There is a noxious composition by Harrison Birtwistle called Endless Parade, really an extended noise, the very antidote to music. It’s one of those many pieces written by avant garde composers to irritate regressive people who like their music to have tunes and even to have something to do with beauty.
Endless Parade has its verbal, intellectual and philosophical companions in most of the discussion programmes about history, ideas and the arts on such as the BBC, the Arts Channel and the History Channel. With notable exceptions – such as Leonard Bernstein’s remarkable series The Unanswered Question or Bryan Magee’s Conversations with Philosophers – these programmes are at best uninformative and misleading and at worst mere fatuity and claptrap.
Typically the format consists of a presenter who pretends ignorance – when this is Melvyn Bragg the pretence is undetectable – who asks faux naif questions of “experts” on behalf of the ignorant and idiotic listeners or viewers. What follows is the spectacle of academics attempting to talk for long enough to generate in themselves the hope they might accidentally discover something interesting to say.
They hardly ever have. And this is not least because they can’t speak English. They speak only academic jargon. They might be reading from the text book or, more likely these days, the “study module.” They also speak “hand- me-downs” which are really only the unexamined universal prejudices of left wing university types turned media sages: The Renaissance a good thing; the Enlightenment a jolly good thing; French Revolution a pretty good thing; universal rights – bang on; democracy, modernity, diversity, feminism, multiculturalism, equality etc…
No need to flog it to death
And I mustn’t fall into the same trap and waffle as these illustrious persons do. Let me offer an example.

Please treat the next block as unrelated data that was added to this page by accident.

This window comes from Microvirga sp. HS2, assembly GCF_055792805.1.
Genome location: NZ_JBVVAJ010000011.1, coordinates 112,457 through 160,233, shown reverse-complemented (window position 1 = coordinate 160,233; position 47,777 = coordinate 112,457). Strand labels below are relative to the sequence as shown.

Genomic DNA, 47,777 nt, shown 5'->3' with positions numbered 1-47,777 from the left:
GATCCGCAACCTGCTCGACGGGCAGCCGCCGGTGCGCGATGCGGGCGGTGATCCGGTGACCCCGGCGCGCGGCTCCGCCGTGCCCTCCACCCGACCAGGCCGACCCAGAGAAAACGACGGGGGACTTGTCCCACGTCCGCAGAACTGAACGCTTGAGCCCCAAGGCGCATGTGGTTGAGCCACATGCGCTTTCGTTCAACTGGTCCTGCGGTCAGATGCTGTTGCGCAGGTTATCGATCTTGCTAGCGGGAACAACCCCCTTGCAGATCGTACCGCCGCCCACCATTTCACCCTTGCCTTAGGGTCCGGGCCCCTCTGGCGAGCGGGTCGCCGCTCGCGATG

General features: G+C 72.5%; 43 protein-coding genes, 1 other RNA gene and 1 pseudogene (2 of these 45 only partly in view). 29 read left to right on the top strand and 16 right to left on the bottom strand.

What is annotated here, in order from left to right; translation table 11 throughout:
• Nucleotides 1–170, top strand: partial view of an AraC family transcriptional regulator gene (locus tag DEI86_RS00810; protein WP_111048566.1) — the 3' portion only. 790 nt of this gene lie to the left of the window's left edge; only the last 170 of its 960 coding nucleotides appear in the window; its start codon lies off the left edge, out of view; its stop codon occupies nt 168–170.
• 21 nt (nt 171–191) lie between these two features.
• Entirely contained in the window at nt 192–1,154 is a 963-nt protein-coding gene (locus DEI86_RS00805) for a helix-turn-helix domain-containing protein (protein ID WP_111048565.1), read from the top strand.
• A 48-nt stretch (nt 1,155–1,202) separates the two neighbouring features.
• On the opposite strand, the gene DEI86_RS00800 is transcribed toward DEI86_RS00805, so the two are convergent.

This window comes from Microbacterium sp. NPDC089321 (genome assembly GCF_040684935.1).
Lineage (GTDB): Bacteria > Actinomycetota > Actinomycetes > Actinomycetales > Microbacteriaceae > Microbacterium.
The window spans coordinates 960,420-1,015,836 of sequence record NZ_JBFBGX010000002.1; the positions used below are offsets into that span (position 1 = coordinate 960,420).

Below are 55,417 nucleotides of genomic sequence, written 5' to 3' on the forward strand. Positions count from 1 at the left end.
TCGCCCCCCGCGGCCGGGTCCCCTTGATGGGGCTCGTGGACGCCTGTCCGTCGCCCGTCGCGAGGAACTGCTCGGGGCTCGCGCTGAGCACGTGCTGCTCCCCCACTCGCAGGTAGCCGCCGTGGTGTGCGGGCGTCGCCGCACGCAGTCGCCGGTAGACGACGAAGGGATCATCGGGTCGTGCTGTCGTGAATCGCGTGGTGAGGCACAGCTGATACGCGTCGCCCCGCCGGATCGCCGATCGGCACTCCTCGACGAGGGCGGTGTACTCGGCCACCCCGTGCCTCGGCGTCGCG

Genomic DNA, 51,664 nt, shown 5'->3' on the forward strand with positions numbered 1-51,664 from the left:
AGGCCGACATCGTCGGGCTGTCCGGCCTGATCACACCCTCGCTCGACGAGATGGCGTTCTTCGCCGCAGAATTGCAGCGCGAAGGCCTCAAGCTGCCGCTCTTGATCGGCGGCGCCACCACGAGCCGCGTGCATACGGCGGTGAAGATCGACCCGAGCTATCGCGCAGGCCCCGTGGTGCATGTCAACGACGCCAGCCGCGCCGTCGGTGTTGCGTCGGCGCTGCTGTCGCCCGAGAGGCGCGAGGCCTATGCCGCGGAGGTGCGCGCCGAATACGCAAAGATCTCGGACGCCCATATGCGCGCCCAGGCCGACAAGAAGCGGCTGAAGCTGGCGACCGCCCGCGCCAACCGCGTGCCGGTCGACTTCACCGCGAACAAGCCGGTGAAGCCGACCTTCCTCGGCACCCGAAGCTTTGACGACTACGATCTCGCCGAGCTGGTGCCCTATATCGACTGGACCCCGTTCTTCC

Yesterday on his Radio Four programme Beyond Belief the genuinely likeable Ernie Rea was asking a panel of three “experts” about humankind’s relationship with the moon over the millennia. Amid the usual catalogue of infelicities and desecrations, there was offered the insight that it was only with the coming of the Romantic Movement that we “…began to talk not just about the city but about the wilderness; about women and the feminine as well as males and the masculine; about the night and the dark as well as the day.”
By heck, whatever did we do for conversation before the time of Shelley, Keats and the other boys (and girls) in the 18th century band?
Had we really never come across Moses who led the Israelites forty years in the wilderness of Sinai? Of Jonah in the darkness of the stomach of the great fish? Or, “Yea the darkness hideth not from thee” (Psalm 139:12). Or the fact that St John of the Cross (1542-1591) wrote of “the dark night of the soul” centuries before Mary Shelley gave us the benefit of her nasty dreams? In my ignorance I had thought women had always featured prominently throughout our religion, mythologies, history and culture yonks before The Lady of Shallott turned up. Or perhaps Eve, Ruth, Naomi, Deborah the prophetess, Cleopatra and the Queen of Sheba were only men in drag? Same goes for Ophelia, Desdemona and Lady Macbeth, I suppose?
Did we have to wait for the Romantics before we could talk about women? For heaven’s sake the dumbos on our panel of “experts” were discussing the moon! Wouldn’t you have though that even academics might notice that from ancient times the moon has always taken girls’ names: Selene, Artemis, Diana?
Beyond Belief indeed
PS It never stops. That doyenne of the purple patch and the non sequitur, Hilary Mantel, has just been on previewing her forthcoming Reith Lectures by telling us, “The spoken word differs from the written word.”
Give her the Nobel Prize somebody!